Customizing Supplements Based On Your Genetics

March 17 - Writen by new admin

Every individual is unique, not only in terms of physical and genetic makeup but also in the choice & consumption of food. Your food preferences may be driven by a combination of factors – your taste preferences, your culture and based on your belief system and mental models – this applies all kinds of diets – mediterranean, vegan, keto, paleo, Atkins, DASH diet etc…

However your nutritional requirements are unique to you and this can be calculated based on your genetics, your lifestyle and other factors like age, gender and weight. So how do you know what nutrients you need more or less of? If you’re on a vegan diet are you getting enough of Omega3 fatty acids like EPA and DHA that’s mostly present in seafood? What if on top of this you also have a genetic mutation that lowers your ability to convert ALA – a plant based Omega 3 fatty acids to EPA and DHA? Similarly, if you are on a meat based ketogenic diet, how do you know you are having the right combination of fats and electrolytes like potassium or nutrients like magnesium? Nutritional genomics has progressed enough that we can now start using it for personalized micronutrient fortification and supplementation.

The Link Between Food and Genes

The absorption of nutrients from the food is a critical step in the digestion process as it allows the nutrients to become part of our body. This absorption is controlled by genes and every individual is genetically diverse in respect to their nutrient needs and absorption potential – this is central to the paradigm of gene-diet interactions.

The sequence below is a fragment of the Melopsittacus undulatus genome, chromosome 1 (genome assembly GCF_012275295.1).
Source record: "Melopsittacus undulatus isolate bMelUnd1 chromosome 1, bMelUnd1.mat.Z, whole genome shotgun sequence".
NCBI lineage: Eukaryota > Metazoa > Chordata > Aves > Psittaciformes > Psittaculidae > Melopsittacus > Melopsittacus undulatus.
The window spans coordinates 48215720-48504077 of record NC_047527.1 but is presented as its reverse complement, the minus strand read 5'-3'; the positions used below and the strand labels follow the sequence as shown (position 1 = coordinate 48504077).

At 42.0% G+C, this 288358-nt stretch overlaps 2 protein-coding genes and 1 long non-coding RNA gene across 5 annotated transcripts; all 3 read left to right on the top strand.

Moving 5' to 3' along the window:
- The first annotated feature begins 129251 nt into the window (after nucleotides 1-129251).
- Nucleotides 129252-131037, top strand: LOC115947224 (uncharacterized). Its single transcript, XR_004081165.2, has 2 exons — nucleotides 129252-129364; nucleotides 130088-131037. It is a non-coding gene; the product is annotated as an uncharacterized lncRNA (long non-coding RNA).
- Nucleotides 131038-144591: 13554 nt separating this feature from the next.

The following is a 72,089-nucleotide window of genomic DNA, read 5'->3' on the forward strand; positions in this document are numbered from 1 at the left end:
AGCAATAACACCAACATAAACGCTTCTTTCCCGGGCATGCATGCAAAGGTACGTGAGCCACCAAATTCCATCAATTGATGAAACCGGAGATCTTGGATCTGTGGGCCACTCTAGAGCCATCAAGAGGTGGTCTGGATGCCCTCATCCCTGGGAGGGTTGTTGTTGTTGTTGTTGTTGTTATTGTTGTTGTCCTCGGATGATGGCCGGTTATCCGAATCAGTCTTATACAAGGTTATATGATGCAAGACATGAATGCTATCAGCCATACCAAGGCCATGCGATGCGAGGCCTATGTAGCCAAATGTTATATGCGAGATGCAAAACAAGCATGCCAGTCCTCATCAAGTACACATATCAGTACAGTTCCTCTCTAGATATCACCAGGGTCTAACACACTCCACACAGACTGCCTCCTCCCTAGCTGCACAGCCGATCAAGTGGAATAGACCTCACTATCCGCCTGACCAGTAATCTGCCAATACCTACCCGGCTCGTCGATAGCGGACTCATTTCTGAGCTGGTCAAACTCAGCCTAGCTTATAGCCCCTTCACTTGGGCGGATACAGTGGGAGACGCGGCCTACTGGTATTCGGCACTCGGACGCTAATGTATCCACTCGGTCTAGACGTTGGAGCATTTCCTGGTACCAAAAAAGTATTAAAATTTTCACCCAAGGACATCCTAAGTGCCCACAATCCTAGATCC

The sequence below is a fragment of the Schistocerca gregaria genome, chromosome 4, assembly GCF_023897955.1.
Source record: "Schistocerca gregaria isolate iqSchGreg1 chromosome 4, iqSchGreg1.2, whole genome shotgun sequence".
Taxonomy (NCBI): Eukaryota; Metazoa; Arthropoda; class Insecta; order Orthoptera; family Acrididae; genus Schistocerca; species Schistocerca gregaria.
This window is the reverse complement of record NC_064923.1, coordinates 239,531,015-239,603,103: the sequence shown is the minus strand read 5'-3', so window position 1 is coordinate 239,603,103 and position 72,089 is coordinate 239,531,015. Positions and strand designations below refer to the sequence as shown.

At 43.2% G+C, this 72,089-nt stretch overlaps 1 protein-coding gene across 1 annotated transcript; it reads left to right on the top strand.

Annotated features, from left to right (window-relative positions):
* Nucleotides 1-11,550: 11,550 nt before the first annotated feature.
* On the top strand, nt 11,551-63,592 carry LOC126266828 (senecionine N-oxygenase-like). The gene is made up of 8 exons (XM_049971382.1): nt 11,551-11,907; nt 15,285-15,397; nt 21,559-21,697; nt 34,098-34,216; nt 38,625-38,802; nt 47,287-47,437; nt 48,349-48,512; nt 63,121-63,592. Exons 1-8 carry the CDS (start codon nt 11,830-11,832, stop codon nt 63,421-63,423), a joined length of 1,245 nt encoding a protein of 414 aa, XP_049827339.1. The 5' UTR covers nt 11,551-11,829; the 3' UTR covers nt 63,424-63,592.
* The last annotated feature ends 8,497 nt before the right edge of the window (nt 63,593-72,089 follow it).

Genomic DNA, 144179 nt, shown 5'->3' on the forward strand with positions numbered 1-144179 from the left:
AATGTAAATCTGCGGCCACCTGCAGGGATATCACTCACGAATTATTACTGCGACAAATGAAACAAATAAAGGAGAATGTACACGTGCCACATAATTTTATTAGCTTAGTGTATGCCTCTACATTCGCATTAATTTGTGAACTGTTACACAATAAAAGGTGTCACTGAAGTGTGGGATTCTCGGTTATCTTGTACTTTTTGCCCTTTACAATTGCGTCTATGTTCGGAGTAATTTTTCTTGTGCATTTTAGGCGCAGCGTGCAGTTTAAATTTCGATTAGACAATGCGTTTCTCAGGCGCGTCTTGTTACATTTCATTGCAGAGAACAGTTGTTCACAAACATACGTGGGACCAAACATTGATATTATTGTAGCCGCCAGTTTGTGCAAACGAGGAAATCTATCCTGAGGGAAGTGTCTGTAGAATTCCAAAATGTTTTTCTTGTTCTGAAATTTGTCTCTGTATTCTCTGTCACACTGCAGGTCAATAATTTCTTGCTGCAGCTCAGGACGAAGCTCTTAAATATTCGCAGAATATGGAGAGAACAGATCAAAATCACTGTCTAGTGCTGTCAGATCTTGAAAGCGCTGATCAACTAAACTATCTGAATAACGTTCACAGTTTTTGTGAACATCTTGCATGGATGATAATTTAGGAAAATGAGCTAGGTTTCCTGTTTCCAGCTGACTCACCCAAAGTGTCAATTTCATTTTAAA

The link between food and our genes and how certain nutrients can control the working of our genes is a process that is as old as we are. The two spheres of research that is focused on gene-diet interaction are called nutrigenomics and nutrigenetics.

Preventing Nutritional Deficiency

So how do you prevent nutritional deficiency? You can’t always go by dietary reference intake values because it considers everyone as an average person and doesn’t take into factor individual genetic predispositions. You should ideally get all vital nutrients from food as much as possible because you are getting vitamins and minerals, as well as bioactive phytochemicals – like flavonoids and carotenoids. However, for a majority of people it’s not possible to have food with ideal nutrition everyday. Its very hard to carefully monitor the nutritional content in food you eat along with the bioavailability of individual nutrients. This is where supplementation comes into play. It helps in lowering your nutritional deficiency risk.

The idea of using personalized supplements and nutrition is not new. Many chronic diseases and genetic disorders are being successfully managed using this approach. The concept of food-medicine is a powerful alternative to straight up consuming pharmaceuticals.

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